A common dietary recommendation for weight loss, especially in lay public outlets, is to eat more fruit and vegetables. However, according to findings of a study published in American Journal of Clinical Nutrition, without a compensatory reduction in total energy intake, increased consumption of fruits and vegetables is highly unlikely to result in any significant weight loss.
The researchers analyzed multiple databases for human randomized controlled trials that evaluated the effect of increased fruits and vegetables intake on body weight. Inclusion criteria were as follows: ≥15 subjects/ treatment arm, ≥8-wk intervention, a stated primary or secondary outcome of body weight, the stated goal of the intervention was weight or fat loss or the prevention of weight or fat gain, and food intake provided or prescribed was of a variety of fruits and vegetables that remained minimally processed.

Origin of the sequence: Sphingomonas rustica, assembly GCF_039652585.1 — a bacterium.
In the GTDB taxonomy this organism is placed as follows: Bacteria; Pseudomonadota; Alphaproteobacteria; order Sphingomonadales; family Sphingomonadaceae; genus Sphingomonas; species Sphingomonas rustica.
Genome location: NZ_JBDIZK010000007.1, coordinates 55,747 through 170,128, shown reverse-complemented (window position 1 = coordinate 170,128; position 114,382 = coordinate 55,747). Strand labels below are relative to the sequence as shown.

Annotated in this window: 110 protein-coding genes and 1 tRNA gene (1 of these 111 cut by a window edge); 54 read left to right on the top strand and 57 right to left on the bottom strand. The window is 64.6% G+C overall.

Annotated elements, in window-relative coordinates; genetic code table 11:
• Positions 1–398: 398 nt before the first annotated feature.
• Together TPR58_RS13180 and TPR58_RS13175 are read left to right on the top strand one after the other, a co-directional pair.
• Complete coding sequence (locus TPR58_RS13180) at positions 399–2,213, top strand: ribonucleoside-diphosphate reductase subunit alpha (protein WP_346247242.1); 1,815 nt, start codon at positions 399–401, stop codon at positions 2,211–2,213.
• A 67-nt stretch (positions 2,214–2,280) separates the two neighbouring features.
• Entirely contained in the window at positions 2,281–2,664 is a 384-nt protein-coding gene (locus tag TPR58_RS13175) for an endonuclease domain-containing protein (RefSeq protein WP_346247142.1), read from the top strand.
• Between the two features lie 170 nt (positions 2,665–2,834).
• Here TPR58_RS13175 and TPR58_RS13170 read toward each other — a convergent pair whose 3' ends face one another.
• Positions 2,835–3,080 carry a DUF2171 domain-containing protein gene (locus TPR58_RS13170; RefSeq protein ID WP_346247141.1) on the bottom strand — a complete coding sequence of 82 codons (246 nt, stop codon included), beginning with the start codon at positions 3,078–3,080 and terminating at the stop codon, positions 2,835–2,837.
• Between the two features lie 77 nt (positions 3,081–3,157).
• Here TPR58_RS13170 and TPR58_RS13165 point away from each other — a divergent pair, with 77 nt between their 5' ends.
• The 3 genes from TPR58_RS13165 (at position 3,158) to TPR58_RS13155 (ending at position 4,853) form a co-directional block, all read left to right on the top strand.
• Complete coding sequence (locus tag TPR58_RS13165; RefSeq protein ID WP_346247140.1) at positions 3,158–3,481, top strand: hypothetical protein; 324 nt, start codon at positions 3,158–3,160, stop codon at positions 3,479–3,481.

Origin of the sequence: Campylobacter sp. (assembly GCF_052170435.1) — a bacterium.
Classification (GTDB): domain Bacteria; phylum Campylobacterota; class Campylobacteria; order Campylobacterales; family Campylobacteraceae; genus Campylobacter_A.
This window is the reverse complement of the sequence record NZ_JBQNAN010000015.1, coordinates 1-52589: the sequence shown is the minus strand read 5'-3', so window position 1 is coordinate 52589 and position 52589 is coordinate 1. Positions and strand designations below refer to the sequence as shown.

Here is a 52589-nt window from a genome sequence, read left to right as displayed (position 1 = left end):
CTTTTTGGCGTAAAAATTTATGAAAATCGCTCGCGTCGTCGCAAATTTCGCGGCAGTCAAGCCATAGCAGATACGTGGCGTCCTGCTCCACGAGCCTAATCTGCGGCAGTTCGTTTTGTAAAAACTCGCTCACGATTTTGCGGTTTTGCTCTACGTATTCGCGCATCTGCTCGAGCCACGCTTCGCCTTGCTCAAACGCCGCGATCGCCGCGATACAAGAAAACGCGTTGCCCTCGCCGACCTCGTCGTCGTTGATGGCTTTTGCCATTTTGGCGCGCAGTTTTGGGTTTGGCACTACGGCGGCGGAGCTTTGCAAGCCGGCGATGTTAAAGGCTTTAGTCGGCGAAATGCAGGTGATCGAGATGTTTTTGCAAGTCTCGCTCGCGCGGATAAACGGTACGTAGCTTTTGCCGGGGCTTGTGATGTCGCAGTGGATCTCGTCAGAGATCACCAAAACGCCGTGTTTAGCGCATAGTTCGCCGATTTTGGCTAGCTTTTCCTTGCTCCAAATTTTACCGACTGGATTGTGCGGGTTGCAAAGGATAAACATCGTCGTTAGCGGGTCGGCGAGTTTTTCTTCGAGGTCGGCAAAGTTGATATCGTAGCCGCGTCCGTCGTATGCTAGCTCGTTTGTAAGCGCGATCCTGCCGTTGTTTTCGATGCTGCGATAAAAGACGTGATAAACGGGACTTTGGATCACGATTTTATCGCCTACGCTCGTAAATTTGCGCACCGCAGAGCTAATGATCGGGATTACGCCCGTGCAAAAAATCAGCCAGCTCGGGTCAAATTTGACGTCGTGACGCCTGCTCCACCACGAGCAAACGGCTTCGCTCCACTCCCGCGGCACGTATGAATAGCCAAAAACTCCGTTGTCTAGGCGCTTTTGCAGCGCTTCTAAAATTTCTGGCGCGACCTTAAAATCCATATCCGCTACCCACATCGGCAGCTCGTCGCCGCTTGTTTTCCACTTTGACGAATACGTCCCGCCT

The results of the meta-analysis indicated that studies that have tested increased fruits and vegetables intake in isolation from other interventions for weight loss, indicated no significant effects on body weight. The researchers concluded that on the basis of the current evidence, recommending increased fruits and vegetables consumption to treat or prevent obesity, without explicitly combining this approach with efforts to reduce intake of other energy sources, is unwarranted.